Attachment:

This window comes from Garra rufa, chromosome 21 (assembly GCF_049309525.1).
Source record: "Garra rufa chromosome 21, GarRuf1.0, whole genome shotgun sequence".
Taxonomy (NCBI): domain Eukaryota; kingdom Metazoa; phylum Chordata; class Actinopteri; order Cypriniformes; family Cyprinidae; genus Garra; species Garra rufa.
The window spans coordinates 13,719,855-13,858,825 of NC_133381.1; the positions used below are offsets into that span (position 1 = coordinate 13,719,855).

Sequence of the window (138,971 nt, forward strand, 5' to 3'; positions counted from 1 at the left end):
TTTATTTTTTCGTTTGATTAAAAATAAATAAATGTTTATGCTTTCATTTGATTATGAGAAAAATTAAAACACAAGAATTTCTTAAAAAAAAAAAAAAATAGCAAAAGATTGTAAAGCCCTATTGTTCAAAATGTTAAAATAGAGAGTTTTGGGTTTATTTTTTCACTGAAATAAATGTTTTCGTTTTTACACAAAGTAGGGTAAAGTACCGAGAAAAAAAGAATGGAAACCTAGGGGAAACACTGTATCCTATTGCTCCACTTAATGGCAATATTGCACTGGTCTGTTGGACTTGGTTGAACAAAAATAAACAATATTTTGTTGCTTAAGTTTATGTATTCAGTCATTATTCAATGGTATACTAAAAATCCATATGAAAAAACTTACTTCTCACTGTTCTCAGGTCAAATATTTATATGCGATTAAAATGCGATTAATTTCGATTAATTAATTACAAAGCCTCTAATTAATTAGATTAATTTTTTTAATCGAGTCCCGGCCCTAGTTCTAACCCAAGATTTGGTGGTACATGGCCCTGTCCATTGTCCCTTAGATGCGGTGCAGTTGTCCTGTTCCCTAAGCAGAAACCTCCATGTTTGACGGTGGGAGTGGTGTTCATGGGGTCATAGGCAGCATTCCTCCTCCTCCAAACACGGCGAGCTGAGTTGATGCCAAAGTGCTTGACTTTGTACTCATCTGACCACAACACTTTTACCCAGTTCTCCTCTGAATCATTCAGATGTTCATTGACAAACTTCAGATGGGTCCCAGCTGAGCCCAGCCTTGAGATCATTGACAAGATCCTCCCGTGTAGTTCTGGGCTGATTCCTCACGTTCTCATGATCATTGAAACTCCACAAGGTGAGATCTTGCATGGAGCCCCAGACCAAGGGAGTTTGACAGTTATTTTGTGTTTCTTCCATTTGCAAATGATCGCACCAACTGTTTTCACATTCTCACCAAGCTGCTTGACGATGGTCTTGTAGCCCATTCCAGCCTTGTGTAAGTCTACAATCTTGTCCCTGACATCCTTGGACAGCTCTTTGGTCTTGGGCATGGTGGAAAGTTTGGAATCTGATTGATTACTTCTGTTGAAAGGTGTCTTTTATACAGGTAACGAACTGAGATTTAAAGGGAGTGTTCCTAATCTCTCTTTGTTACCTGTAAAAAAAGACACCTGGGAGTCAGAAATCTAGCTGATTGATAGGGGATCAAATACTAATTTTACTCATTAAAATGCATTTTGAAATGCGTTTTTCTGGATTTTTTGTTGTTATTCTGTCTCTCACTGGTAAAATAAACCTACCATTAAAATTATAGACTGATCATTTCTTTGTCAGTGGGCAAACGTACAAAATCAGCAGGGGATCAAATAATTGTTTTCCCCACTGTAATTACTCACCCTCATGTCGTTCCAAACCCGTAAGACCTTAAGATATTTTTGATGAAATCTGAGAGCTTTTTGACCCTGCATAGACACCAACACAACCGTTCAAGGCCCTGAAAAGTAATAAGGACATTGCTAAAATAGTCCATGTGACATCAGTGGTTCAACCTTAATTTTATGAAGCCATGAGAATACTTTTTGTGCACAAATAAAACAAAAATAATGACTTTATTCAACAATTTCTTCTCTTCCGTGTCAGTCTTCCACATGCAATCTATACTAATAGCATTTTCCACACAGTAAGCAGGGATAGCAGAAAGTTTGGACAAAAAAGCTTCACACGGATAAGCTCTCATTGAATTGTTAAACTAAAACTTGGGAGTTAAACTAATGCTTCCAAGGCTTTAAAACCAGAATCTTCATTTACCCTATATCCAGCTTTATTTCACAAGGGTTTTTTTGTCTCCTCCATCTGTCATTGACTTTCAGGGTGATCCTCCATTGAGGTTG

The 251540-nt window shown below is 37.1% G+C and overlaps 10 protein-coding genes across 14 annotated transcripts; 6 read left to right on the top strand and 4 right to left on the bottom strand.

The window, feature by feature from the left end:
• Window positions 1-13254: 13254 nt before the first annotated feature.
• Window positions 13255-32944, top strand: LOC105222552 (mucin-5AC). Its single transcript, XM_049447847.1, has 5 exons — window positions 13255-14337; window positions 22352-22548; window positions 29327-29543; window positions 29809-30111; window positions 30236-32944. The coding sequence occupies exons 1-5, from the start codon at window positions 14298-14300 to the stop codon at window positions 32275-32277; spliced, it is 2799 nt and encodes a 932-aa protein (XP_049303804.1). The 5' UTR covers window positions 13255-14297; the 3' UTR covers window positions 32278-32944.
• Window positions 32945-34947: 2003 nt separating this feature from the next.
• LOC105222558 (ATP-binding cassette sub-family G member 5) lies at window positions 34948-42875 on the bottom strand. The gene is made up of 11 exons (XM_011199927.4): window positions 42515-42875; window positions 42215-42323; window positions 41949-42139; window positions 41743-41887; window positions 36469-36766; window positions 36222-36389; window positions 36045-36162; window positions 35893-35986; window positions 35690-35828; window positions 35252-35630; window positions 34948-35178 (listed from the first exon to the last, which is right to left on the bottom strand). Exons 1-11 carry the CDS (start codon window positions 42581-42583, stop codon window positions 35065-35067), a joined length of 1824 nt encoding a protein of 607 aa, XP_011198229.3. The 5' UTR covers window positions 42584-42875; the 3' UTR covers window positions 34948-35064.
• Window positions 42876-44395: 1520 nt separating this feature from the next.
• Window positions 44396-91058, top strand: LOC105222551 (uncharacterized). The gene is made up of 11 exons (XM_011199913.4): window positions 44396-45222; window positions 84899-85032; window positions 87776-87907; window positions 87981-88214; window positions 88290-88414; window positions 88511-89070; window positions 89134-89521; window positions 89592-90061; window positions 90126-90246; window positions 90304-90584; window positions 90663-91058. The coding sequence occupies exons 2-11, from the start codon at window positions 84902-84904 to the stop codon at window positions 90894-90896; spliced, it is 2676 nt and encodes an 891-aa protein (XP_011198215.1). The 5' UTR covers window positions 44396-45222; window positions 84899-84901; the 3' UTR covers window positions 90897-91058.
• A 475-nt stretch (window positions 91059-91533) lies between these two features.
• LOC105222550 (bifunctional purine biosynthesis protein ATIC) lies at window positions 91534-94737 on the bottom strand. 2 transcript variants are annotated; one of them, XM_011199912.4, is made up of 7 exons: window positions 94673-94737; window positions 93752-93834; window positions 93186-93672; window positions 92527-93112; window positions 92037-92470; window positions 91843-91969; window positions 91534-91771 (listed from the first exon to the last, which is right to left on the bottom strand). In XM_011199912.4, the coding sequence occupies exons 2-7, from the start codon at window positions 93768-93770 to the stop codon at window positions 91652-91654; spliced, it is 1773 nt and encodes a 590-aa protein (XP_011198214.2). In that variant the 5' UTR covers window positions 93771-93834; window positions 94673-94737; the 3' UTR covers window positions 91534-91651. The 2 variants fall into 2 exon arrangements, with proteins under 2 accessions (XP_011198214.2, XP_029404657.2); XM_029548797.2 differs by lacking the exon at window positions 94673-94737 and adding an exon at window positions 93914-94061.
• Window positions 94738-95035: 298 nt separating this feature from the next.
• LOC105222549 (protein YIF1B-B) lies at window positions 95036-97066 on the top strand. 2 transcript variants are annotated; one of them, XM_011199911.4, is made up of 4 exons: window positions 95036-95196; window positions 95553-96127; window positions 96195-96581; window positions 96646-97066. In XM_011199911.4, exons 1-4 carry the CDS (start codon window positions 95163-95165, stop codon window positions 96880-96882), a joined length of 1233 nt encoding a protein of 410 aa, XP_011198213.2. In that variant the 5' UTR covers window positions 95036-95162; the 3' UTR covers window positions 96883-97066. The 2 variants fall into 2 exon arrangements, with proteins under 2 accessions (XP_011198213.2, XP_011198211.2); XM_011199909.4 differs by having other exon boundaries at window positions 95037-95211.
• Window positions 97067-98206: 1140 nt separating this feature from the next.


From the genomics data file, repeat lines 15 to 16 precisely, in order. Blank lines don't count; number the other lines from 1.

• A 475-nt stretch (window positions 91059-91533) lies between these two features.
• LOC105222550 (bifunctional purine biosynthesis protein ATIC) lies at window positions 91534-94737 on the bottom strand. 2 transcript variants are annotated; one of them, XM_011199912.4, is made up of 7 exons: window positions 94673-94737; window positions 93752-93834; window positions 93186-93672; window positions 92527-93112; window positions 92037-92470; window positions 91843-91969; window positions 91534-91771 (listed from the first exon to the last, which is right to left on the bottom strand). In XM_011199912.4, the coding sequence occupies exons 2-7, from the start codon at window positions 93768-93770 to the stop codon at window positions 91652-91654; spliced, it is 1773 nt and encodes a 590-aa protein (XP_011198214.2). In that variant the 5' UTR covers window positions 93771-93834; window positions 94673-94737; the 3' UTR covers window positions 91534-91651. The 2 variants fall into 2 exon arrangements, with proteins under 2 accessions (XP_011198214.2, XP_029404657.2); XM_029548797.2 differs by lacking the exon at window positions 94673-94737 and adding an exon at window positions 93914-94061.